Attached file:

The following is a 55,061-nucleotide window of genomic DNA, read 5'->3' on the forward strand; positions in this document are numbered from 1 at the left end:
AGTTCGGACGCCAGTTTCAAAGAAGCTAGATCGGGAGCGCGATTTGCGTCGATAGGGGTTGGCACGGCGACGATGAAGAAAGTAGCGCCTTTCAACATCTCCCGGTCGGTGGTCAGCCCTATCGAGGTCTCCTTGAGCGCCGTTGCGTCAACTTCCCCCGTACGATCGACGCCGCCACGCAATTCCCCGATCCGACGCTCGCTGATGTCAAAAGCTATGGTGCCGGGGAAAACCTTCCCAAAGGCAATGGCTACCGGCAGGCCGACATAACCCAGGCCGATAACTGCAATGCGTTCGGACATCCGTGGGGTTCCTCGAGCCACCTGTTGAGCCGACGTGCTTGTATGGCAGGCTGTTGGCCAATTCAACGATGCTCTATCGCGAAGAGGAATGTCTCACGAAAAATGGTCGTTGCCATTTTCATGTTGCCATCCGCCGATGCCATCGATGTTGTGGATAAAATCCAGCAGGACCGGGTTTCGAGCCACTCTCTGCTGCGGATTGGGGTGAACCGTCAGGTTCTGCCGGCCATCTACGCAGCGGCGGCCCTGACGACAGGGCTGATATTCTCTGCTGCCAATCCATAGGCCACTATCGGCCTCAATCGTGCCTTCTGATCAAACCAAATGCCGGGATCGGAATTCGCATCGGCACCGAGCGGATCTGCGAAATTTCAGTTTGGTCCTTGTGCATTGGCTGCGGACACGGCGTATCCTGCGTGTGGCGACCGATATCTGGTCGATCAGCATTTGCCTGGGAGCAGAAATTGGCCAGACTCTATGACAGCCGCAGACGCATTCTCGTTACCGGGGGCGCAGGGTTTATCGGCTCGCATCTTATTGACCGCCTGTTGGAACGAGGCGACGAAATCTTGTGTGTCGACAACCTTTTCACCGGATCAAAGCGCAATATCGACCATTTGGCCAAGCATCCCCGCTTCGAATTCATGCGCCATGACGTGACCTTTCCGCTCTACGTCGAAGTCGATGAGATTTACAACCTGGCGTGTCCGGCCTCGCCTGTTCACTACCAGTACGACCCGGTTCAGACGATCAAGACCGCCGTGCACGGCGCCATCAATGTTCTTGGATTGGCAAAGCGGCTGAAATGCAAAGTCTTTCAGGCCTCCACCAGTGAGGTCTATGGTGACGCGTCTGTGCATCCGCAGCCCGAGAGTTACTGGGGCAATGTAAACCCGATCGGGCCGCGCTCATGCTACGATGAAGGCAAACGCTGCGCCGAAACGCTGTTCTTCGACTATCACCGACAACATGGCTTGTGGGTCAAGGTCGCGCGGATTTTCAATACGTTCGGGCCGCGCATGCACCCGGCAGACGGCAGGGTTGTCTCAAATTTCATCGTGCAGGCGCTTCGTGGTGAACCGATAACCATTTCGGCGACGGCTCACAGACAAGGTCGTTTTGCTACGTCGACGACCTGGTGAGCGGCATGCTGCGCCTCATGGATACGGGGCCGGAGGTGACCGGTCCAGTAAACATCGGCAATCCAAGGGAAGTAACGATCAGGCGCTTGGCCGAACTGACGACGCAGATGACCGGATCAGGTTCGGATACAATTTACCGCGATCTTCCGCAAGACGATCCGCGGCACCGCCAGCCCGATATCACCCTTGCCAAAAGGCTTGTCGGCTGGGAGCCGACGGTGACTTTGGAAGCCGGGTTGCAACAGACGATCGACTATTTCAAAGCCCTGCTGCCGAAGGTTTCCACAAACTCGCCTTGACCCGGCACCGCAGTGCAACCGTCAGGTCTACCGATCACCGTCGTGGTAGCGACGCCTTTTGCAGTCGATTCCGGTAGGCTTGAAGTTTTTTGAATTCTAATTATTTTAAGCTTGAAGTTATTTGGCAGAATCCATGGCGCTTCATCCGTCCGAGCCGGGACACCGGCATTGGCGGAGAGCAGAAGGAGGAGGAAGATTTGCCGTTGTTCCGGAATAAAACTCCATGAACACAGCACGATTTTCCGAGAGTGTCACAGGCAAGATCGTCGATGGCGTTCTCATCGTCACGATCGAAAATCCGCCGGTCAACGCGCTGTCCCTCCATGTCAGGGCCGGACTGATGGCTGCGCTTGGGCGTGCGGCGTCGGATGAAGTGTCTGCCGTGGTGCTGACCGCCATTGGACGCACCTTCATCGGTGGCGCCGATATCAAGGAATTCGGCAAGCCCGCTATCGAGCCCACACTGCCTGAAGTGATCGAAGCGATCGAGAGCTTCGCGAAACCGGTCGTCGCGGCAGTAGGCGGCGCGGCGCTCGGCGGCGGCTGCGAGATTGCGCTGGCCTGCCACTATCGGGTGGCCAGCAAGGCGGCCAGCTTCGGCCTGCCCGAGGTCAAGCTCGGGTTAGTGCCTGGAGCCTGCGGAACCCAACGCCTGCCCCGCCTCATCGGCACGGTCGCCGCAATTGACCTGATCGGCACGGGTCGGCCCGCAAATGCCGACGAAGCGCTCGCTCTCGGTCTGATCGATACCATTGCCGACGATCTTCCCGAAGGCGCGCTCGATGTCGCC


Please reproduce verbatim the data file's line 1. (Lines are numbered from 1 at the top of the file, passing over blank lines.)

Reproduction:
The following is a 55,061-nucleotide window of genomic DNA, read 5'->3' on the forward strand; positions in this document are numbered from 1 at the left end: